Fans of the popular "SimCity" computer game series get to create and develop virtual cities.
As an associate planner for the city of Riverbank, Modesto resident Emily Pino gets to do the same thing.
Pino, 25, a graduate of Turlock Christian High School and California State University, Stanislaus, landed the job two years ago. Her duties include looking over submitted projects and plans "to make sure they fit in with the city's general plan."
Pino is working on a project that is near and dear to her: going over Riverbank's general plan to look for strategies to make the community more friendly to bicyclists and pedestrians.
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"I'm working on a bicycle master plan, looking at where paths and trails for bicycles can go and looking our our current street layout," said the avid cyclist. "We want to make this a more livable city for everyone."
Pino, a member of the Modesto Bike Coalition, rarely uses her car, a Honda Civic Hybrid. Instead, she relies on her bicycle, public transportation and her own two feet to get around. She said that record-high gasoline prices haven't had an impact on her wallet. In fact, she hopes the rising prices will inspire people to use other modes of transportation.
When she's not working or cycling, Pino enjoys reading, participating in Rotary and dancing with the Radiowaves Dance Troupe.
Q: What led you to a career as an associate city planner?
A: I was getting my master's degree in public administration at Stanislaus State when the department head told me about an internship with the city of Riverbank in the community development department. There was an opening for an assistant planner. I applied and got it. I was an assistant planner for a year and then I got promoted to an associate planner.
Q: If you could plan a city to your specifications, what would it include?
A: My city would have a grid pattern of streets, and buildings would be pushed to the front. The streets would be tree-lined and walkable. And there would be equality in terms of modes of transportation.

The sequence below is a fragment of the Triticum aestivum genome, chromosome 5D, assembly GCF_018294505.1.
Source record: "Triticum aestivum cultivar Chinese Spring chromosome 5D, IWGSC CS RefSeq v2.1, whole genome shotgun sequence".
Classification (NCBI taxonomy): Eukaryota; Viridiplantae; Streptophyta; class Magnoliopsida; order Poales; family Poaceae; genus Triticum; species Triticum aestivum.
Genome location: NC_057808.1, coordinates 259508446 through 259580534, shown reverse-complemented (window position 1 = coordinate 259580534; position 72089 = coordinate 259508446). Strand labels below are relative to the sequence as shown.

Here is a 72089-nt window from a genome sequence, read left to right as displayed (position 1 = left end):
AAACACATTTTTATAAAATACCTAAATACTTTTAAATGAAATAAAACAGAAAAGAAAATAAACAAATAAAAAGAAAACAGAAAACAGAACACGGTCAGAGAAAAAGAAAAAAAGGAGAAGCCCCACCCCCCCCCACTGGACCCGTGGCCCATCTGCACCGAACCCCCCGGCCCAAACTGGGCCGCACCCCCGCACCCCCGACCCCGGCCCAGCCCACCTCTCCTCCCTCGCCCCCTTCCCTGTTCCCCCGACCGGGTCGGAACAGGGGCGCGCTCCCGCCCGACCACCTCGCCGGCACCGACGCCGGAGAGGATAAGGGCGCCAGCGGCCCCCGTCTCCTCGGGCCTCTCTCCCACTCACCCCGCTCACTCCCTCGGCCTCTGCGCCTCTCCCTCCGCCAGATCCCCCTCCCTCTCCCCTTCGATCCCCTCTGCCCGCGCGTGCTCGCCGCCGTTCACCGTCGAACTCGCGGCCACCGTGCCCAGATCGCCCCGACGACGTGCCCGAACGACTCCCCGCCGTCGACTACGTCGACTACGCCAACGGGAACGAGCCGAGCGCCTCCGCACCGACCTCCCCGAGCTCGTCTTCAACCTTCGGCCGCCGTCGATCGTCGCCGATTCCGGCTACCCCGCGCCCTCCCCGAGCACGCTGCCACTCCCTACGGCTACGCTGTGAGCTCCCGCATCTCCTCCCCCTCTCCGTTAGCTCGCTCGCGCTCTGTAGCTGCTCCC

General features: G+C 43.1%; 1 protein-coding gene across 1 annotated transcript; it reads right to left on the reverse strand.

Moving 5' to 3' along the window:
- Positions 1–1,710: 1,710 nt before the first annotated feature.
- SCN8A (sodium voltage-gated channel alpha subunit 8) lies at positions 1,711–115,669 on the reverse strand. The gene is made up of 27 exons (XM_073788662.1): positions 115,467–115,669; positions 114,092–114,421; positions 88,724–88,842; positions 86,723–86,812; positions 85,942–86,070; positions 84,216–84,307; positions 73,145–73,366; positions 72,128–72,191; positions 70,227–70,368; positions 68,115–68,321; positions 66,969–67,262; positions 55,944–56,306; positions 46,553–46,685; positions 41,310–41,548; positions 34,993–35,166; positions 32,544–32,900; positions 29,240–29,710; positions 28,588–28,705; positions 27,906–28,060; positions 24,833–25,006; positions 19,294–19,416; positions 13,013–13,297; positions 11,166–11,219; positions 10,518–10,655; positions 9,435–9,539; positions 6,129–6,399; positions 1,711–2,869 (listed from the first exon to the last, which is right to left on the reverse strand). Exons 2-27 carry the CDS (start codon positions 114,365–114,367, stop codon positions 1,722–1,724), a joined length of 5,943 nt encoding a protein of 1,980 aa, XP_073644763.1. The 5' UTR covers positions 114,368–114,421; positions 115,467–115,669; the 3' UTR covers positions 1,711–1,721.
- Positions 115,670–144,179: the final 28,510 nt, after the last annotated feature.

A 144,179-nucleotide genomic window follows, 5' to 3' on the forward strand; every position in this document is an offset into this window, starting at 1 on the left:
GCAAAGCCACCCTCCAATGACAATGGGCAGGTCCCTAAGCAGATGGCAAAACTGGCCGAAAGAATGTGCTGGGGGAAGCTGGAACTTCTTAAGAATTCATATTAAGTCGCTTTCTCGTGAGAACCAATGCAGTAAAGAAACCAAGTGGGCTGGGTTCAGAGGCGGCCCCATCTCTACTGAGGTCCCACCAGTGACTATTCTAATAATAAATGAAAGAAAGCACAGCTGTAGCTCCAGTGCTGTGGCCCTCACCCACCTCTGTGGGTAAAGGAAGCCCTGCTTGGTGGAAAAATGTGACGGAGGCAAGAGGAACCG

I'd also make it so that homes wouldn't have to automatically have a two-car garage. And, I'd place (residential garages) on alleys, so the fronts of houses would have more windows. When you look at old plans of cities -- before everyone had cars -- look at how they were built. People could choose their mode of transportation. Now, the focus is more car-oriented.
Q: From a planning point of view, what do you like about Modesto?
A: I really like the older areas of Modesto. I live downtown and I can walk everywhere I need to go. I also like biking around the older areas of town, riding on tree-lined streets.
Q: Again, in terms of planning, what could be done better?
A: In the newer areas, there are a lot of cul-de-sacs. As a biker, it's frustrating (because) I get forced onto major streets. Cul-de-sacs cut off connectivity.
Q: Do you have a favorite city that embodies qualities you like?
A: San Francisco and Portland. I really love San Francisco, but I think Portland kept more "nature." In San Francisco, I love being about to walk everywhere. I take BART in and use Muni.
In Modesto, I enjoy walking downtown and discovering new things.
Q: How many miles do you ride your bike each day?
A: If I ride to work, it's 10 miles each way, so usually between 20 and 30 miles.
Q: Do you have any horror stories about dealing with traffic while on a bike?
A: I'm normally confident enough that I do take those streets that are scary to ride on. It's not as bad on some streets, but once you get out to the country roads, it's a different story. I've had drivers make rude comments or yell, 'Get on the sidewalk!' But nothing too crazy. I have lights on my bike, so I just hope that people see me when I'm on the road. I did break my arm a while back, but I was riding too fast on the Dry Creek trail.
Q: What's the best thing about living in Modesto?
A: I really enjoy downtown and I've met so many people with similar interests. I'm involved in several groups: Rotary, the Modesto Bike Coalition and Radiowaves Dance Troupe. I'm also in a book club called Erudite Tonight. We meet once a month.
Q: On your MySpace page, you list "Extremely Loud and Incredibly Close," by Jonathan Safran Foer, as your top book for 2007. Why that book?
A: I really liked the way it was written, how it incorporated history and skipped back in time. Part of its appeal is how we all experience life and pain. By trying to retreat from feeling any pain, you miss out on happiness.
Q: What's the worst thing about living in Modesto?
A: The air quality is so bad. It's just like smoking, and I don't smoke. But I know the air I'm breathing isn't very good.
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